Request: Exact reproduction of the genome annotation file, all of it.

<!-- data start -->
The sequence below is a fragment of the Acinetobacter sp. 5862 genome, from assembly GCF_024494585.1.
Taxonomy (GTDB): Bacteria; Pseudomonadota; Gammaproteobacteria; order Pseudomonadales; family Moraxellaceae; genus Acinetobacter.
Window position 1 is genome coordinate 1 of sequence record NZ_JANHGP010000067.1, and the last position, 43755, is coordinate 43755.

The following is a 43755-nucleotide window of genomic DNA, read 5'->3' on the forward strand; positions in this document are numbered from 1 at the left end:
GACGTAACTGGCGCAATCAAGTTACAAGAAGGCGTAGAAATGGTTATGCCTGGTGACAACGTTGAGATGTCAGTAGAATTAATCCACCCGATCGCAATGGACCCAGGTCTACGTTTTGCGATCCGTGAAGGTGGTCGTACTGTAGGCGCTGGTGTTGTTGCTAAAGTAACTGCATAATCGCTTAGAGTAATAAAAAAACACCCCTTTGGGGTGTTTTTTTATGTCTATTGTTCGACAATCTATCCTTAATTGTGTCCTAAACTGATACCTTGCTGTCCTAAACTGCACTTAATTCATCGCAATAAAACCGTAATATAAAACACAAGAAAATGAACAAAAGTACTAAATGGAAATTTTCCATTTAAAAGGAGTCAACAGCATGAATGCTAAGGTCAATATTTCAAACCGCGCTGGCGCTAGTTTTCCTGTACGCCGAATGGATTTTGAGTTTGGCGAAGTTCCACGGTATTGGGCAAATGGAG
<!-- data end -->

The sequence below is a fragment of the Acinetobacter sp. 5862 genome, from assembly GCF_024494585.1.
Taxonomy (GTDB): Bacteria; Pseudomonadota; Gammaproteobacteria; order Pseudomonadales; family Moraxellaceae; genus Acinetobacter.
Window position 1 is genome coordinate 1 of sequence record NZ_JANHGP010000067.1, and the last position, 43755, is coordinate 43755.

The following is a 43755-nucleotide window of genomic DNA, read 5'->3' on the forward strand; positions in this document are numbered from 1 at the left end:
GACGTAACTGGCGCAATCAAGTTACAAGAAGGCGTAGAAATGGTTATGCCTGGTGACAACGTTGAGATGTCAGTAGAATTAATCCACCCGATCGCAATGGACCCAGGTCTACGTTTTGCGATCCGTGAAGGTGGTCGTACTGTAGGCGCTGGTGTTGTTGCTAAAGTAACTGCATAATCGCTTAGAGTAATAAAAAAACACCCCTTTGGGGTGTTTTTTTATGTCTATTGTTCGACAATCTATCCTTAATTGTGTCCTAAACTGATACCTTGCTGTCCTAAACTGCACTTAATTCATCGCAATAAAACCGTAATATAAAACACAAGAAAATGAACAAAAGTACTAAATGGAAATTTTCCATTTAAAAGGAGTCAACAGCATGAATGCTAAGGTCAATATTTCAAACCGCGCTGGCGCTAGTTTTCCTGTACGCCGAATGGATTTTGAGTTTGGCGAAGTTCCACGGTATTGGGCAAATGGAG